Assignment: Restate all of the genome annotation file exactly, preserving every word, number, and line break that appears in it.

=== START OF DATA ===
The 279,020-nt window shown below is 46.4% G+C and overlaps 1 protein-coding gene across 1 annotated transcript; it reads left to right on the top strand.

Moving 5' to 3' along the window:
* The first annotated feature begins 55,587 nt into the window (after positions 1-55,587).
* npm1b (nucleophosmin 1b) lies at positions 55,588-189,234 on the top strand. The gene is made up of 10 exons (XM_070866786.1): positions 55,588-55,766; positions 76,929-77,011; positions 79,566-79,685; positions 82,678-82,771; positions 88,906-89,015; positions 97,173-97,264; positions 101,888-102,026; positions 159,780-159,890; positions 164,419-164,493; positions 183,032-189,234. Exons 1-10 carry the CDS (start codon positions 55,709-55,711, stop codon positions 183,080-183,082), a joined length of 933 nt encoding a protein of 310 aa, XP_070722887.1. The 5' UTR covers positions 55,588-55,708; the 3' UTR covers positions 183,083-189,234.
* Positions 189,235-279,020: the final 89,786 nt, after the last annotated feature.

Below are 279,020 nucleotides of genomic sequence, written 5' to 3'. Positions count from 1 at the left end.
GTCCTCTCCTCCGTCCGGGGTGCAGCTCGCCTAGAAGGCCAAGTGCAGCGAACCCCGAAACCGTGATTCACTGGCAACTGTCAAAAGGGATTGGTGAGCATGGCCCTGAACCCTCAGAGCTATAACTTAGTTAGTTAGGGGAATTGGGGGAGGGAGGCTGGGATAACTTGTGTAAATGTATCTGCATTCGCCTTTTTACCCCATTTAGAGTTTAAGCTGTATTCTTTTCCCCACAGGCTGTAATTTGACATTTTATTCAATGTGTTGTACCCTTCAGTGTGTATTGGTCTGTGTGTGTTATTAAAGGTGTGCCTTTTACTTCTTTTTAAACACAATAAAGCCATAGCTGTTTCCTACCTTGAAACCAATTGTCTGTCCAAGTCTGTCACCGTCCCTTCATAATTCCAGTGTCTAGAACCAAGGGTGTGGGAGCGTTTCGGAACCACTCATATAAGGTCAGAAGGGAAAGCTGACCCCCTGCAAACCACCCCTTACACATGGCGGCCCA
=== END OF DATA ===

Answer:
The 279,020-nt window shown below is 46.4% G+C and overlaps 1 protein-coding gene across 1 annotated transcript; it reads left to right on the top strand.

Moving 5' to 3' along the window:
* The first annotated feature begins 55,587 nt into the window (after positions 1-55,587).
* npm1b (nucleophosmin 1b) lies at positions 55,588-189,234 on the top strand. The gene is made up of 10 exons (XM_070866786.1): positions 55,588-55,766; positions 76,929-77,011; positions 79,566-79,685; positions 82,678-82,771; positions 88,906-89,015; positions 97,173-97,264; positions 101,888-102,026; positions 159,780-159,890; positions 164,419-164,493; positions 183,032-189,234. Exons 1-10 carry the CDS (start codon positions 55,709-55,711, stop codon positions 183,080-183,082), a joined length of 933 nt encoding a protein of 310 aa, XP_070722887.1. The 5' UTR covers positions 55,588-55,708; the 3' UTR covers positions 183,083-189,234.
* Positions 189,235-279,020: the final 89,786 nt, after the last annotated feature.

Below are 279,020 nucleotides of genomic sequence, written 5' to 3'. Positions count from 1 at the left end.
GTCCTCTCCTCCGTCCGGGGTGCAGCTCGCCTAGAAGGCCAAGTGCAGCGAACCCCGAAACCGTGATTCACTGGCAACTGTCAAAAGGGATTGGTGAGCATGGCCCTGAACCCTCAGAGCTATAACTTAGTTAGTTAGGGGAATTGGGGGAGGGAGGCTGGGATAACTTGTGTAAATGTATCTGCATTCGCCTTTTTACCCCATTTAGAGTTTAAGCTGTATTCTTTTCCCCACAGGCTGTAATTTGACATTTTATTCAATGTGTTGTACCCTTCAGTGTGTATTGGTCTGTGTGTGTTATTAAAGGTGTGCCTTTTACTTCTTTTTAAACACAATAAAGCCATAGCTGTTTCCTACCTTGAAACCAATTGTCTGTCCAAGTCTGTCACCGTCCCTTCATAATTCCAGTGTCTAGAACCAAGGGTGTGGGAGCGTTTCGGAACCACTCATATAAGGTCAGAAGGGAAAGCTGACCCCCTGCAAACCACCCCTTACACATGGCGGCCCA